Ay Ata (Turkish & Azerbaijani: Ay Ata, Cyrillic: Ай Ата; sometimes Ay Tanrı or Ay Dede, or Turkish: Ay Dede, Turkmen: Aý Däde, Azerbaijani: Ay Dədə) is one of the mythological entities in Turkic mythology and Tengrism. In English, the meanings are: Ay Ata: Father Moon, Ay Dede: Grandfather Moon and Ay Tanrı: The Moon God.
|Abode||6th floor in the Sky|
|Parents||Kayra and Yer Tanrı|
In Turkic languagesEdit
- Tuvan: Ай Ата
- Uzbek: Oy Ota
- Tatar: Ай Әти / Ата or Ay Ata
- Kazakh: Ай Ата
- Chuvash: Уйăх Атте or Уйӑх Ашшӗ
- Bashkort: Ай Атай
- Sakha: Ый Аҕа
- Turkmen: Aý Ata
- Uyghur: ئاي ئاتا
- Hungarian: Hold (Éj) atya
- Turkish: Ay Ata or Ay Tanrı or Ay Dede
- Ottoman Turkish: آى آتا
- Kyrgyz: Ай Ата
- Altai: Ай Ада
- Khakas: Ай Аба or Ай Ада
- Balkar: Ай Ата
According to the mythology, he is a moon god, and he has been living in sixth floor of the sky with Gun Ana (Turkish: Gün Ana), the sun goddess, who he is coupled with. While Gün Ana is symbol of warmness and hotness, Ay Dede is the symbol of cold.
In Turkey, he is well known in modern times, Ay Dede is popular amongst children due to tales being told about him. The mythology is more common amongst Central Asian Turks, such as Altaians and Yakuts, who still have populations who actively practice Tengrism.
Notably, in the Epic of Oghuz Khan, Ay Tanrı also is mentioned as the father of Oghuz Khan, even though that part remains somewhat unclear. It's also notable Oghuz Khan's second son was named Ayhan (Ay Khan, "moon khan").
From ancient times, the Turkic people believed that humans had secret lunar powers (Aisar or Aysar). Female pregnancy lasts about nine lunar months, and women often deliver during a full moon. The three phases of the moon were also symbolic. It was believed that at "Ai Naazy" (new moon) the moon symbolised a growing young child, who is pure and modest. At "Ai Toly" (full moon), the moon personified a mature good-natured mother or father. At "Ai Karty" (old moon) the moon aged, became wise. But at the same time quarrelsome and malicious. Before its death, the moon reigned over a totally dark night. The forces of life and death met during these nights. After the meeting they separated, only to meet again after a defined period. When the old moon died, a new one was born and so on, ad infinitum. The Turkic people trusted the magic influence of the Moon. She was their sole "night lantern". The celebrations of malicious spirits occurred mostly at night. The rituals and trances of witches and demons were always timed according to the phases of the Moon. In Turkish culture At night, illnesses got worse and caused more deaths. To please the Moon God, those born during a full moon were given names as such: Aisylu (Aysulu), Aituly (Aytulu), Ainir (Aynur), Aizirek (Ayzerek) and Ainaz (Aynaz).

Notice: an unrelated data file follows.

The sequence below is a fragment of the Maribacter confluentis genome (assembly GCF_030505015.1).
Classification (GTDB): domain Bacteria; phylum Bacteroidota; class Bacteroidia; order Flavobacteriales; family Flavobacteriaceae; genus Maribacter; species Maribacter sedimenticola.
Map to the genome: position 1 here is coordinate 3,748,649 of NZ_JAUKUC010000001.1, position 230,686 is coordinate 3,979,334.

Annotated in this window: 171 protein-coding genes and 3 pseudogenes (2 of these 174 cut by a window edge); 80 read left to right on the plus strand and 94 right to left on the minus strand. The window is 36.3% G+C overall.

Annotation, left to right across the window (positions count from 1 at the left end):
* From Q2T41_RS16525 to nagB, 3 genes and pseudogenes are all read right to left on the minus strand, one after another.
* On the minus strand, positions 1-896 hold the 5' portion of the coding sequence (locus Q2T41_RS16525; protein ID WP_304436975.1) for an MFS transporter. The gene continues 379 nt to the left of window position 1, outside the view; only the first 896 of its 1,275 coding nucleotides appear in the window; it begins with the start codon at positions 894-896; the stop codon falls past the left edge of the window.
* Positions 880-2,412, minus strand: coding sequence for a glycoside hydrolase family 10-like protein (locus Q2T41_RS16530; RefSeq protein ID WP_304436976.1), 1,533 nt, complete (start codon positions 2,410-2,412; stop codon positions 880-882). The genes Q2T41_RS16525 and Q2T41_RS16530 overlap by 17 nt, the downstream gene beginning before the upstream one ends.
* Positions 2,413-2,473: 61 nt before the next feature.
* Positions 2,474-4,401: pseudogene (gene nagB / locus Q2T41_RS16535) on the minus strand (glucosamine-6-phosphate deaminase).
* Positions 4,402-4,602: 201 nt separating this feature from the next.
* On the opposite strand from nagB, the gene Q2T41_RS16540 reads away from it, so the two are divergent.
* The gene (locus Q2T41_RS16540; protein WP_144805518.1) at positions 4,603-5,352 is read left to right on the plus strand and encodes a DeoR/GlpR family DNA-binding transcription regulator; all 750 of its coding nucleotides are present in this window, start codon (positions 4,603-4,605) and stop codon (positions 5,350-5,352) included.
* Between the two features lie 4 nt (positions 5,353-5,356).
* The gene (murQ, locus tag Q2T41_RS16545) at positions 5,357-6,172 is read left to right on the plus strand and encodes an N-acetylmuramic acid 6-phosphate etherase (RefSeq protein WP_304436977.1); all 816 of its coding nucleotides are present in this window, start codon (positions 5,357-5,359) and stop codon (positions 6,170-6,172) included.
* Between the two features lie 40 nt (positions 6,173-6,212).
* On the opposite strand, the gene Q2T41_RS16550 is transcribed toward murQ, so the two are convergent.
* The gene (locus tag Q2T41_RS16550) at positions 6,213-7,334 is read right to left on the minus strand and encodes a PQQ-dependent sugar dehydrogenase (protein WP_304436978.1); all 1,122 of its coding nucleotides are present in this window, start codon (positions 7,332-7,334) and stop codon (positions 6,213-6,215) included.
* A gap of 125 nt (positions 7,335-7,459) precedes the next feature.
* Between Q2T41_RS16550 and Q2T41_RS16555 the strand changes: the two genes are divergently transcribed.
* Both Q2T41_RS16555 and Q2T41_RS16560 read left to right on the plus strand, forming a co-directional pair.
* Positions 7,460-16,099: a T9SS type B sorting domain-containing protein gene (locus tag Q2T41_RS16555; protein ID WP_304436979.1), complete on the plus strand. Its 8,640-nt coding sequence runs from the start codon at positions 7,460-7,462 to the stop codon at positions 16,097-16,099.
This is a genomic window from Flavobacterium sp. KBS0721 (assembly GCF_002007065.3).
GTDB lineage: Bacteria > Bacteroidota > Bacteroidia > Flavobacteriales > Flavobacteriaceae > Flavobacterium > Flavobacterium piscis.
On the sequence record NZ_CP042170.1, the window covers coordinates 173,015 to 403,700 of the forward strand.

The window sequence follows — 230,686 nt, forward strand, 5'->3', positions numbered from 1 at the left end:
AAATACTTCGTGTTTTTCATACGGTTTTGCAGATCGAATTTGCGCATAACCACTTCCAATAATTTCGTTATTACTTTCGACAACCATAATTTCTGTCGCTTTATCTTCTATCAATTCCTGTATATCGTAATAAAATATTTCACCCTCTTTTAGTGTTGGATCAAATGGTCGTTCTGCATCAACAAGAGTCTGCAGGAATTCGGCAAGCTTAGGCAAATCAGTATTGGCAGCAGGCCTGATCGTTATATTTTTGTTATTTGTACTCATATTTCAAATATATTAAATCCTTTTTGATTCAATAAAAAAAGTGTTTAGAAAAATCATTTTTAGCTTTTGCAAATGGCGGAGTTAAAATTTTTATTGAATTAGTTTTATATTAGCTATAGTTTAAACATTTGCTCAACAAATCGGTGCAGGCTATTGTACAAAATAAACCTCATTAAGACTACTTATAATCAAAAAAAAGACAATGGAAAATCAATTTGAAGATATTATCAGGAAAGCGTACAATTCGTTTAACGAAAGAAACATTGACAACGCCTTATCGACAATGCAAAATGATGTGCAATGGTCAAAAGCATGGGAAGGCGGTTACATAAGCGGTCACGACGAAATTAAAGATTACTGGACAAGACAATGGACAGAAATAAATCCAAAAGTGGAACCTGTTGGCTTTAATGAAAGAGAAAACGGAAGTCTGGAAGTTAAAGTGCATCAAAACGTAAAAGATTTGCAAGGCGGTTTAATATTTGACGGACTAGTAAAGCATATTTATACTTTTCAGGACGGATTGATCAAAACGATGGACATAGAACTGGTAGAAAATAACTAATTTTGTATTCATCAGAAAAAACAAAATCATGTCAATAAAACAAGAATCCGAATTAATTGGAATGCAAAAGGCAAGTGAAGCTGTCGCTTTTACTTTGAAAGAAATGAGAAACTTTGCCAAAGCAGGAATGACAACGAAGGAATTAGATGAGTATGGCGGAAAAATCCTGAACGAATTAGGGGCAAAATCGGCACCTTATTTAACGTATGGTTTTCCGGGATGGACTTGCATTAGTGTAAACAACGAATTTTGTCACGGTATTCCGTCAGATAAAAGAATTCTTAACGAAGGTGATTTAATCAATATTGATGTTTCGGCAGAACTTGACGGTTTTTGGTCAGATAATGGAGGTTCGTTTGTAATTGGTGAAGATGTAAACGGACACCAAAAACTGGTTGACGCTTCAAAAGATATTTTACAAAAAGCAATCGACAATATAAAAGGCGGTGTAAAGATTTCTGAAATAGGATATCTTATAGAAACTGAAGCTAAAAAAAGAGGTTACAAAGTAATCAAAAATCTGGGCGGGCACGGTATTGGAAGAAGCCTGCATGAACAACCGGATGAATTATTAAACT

Legends of Ay DedeEdit
- Türk Mitolojisi, Murat Uraz
- Bahaeddin Ögel, Türk Mitolojisi (Vol-1, Page 132)